Behavioral health panelists inspire students
By Mike Kilen
GCU News Bureau
Seth Strawn was asked in front of a group of Grand Canyon University students when he felt like a real professional therapist.
“People are trusting me with the deepest things they’ve ever gone through, that they’ve never opened up to anybody else,” said Strawn, who works for Southwest Behavioral and Health Services in Phoenix and got his master’s degree at GCU. “Dealing with the weight of that responsibility and honor sunk in. It hit me. ‘I’m a professional. I’m not in school anymore.’
“You are doing your work with real people. I try to never take that for granted.”
A lot of students question what they can do with their degrees, especially as an undergraduate. Then events such as the Behavioral Health Science Career Panel Thursday help answer their questions, said Dr. Chris McBride, an instructor in the College of Humanities and Social Sciences.
Five guests in the behavioral field gave advice, such as taking care of yourself by not bringing your client’s troubles home and being flexible because you never stop learning.
Mostly they heard passion about helping others.
“I work with some of the highest-risk kids in the Valley, and just being able to see them heal and transform, move forward, make goals, I love watching that growth and feel honored to be a part of it,” said Elizabeth Fisher of Southwest Behavorial and Health Services.
Strawn said that being able to help people recognize what their strengths are is rewarding.
“Everyone’s got problems, everyone’s got issues. Most of us here at some point in our lives felt pretty crappy about ourselves. Just being able to encourage people to see within themselves, ‘I am enough. I do have these positive qualities.’ Watching them realize that and seeing them go out on their own is really a great thing,” he said.
It inspired students who are studying behavioral health careers at GCU.
Mashal Jones said she had long wanted to be a counselor but just that day had decided to seek a minor in it. The presentation sealed the deal.
“I want to help others,” she said. “To me, knowing I’m going to do a job — not just proclaiming by faith but going out and practicing it – I liked that he talked about that. Sometimes counseling is too much all about science. I pray for people in my life, even if I don’t know them.”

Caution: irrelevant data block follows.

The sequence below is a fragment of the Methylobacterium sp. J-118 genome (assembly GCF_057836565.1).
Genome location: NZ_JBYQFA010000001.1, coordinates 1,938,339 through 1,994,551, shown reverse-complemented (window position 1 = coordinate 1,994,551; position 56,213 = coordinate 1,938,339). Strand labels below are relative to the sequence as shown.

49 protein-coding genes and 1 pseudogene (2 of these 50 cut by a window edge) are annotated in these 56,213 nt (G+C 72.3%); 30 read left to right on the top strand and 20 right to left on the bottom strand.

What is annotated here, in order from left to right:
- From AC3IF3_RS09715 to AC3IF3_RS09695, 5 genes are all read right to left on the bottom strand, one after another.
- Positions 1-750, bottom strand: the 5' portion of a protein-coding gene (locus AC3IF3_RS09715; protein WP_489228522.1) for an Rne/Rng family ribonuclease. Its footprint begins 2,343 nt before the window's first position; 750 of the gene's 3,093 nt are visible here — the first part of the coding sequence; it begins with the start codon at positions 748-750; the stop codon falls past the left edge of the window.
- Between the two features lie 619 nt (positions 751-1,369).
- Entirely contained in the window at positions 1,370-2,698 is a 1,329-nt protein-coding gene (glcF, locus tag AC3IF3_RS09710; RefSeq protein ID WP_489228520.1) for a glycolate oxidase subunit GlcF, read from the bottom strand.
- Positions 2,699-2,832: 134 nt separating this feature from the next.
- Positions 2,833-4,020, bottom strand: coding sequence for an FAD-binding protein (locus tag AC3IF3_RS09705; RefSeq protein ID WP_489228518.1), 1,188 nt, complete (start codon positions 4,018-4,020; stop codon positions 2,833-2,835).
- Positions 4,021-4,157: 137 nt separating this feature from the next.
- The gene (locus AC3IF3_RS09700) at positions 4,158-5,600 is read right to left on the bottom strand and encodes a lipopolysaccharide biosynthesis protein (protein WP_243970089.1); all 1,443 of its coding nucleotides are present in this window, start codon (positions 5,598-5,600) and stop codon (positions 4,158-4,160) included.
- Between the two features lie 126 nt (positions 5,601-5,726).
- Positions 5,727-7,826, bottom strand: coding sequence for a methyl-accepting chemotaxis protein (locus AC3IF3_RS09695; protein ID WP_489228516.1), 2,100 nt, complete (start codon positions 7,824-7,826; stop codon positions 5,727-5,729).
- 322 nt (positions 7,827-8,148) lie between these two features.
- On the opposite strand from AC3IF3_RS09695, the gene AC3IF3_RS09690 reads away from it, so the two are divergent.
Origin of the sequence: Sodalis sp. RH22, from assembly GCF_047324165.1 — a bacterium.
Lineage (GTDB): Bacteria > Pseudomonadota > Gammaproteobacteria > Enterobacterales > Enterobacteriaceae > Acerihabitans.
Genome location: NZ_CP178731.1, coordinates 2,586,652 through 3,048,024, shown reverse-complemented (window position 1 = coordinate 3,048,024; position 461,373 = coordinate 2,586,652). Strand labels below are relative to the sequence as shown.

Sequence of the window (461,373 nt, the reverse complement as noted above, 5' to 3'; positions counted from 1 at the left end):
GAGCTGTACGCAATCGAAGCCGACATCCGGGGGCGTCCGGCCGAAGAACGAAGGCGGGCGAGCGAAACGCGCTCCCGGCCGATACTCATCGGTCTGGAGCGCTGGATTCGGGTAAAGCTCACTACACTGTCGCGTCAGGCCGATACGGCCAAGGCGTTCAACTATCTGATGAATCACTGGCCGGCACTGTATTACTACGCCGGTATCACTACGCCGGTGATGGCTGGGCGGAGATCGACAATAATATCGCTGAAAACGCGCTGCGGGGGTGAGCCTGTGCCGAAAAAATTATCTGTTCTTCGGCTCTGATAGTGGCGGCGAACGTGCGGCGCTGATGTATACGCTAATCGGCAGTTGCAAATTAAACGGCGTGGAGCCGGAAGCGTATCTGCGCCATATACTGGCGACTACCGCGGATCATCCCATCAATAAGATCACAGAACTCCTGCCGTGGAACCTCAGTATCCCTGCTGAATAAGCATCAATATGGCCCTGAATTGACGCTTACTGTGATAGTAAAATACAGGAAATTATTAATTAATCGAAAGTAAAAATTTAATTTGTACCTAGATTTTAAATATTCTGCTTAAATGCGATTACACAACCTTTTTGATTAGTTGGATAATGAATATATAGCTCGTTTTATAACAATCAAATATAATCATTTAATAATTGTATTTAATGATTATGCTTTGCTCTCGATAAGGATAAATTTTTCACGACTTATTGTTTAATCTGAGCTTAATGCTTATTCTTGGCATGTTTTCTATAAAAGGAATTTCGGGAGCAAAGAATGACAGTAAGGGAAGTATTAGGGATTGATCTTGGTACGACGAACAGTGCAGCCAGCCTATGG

Strawn said that “it’s not about us.”
“I’m a Christian, but I’m not projecting my faith on them. But I get to show them the value of my faith. I get to show people every day the love of Christ.”
Added Fisher: “I get to spend my day loving on people. Through service. Through kind words. Some days I get to hang out with kids and just play cards and have one-on-one conversations, really deep, emotional conversations. It’s really cool that they confide in me and tell me their story.”
But often you don’t know if you can help them, so it’s a roller-coaster. She worked with a child for a year, playing cards every day, and one day he just opened up.
“He shared things with us and we kind of inched forward with him,” she said. “But there are days when it was down and I have things thrown at me or am called all kinds of words. But at the end of the day I care about them.”
Freshman Makayla Anderson was encouraged to hear Melissa Baker of Jewish Family and Children’s Services talk about opportunities in case management and administration.
“I want to help, but I always knew one-on-one sitting in an office is not right for me,” she said. “I like hearing that she offers support to those who are doing that.”
One word can’t describe what it means to work with clients, Strawn said.
“It’s an honor, it’s a responsibility, it’s rewarding, it’s challenging, its discouraging, it’s a storm of different emotions. It’s real.
“And you as well are human. You are encouraged. You see results. It’s amazing to see our clients making progress.
“You get to bear witness to the journeys they are on. You get to validate that you get to assure your clients that — guess what? — you are not alone.”
Grand Canyon University senior writer Mike Kilen can be reached at [email protected] or at 602-639-6764.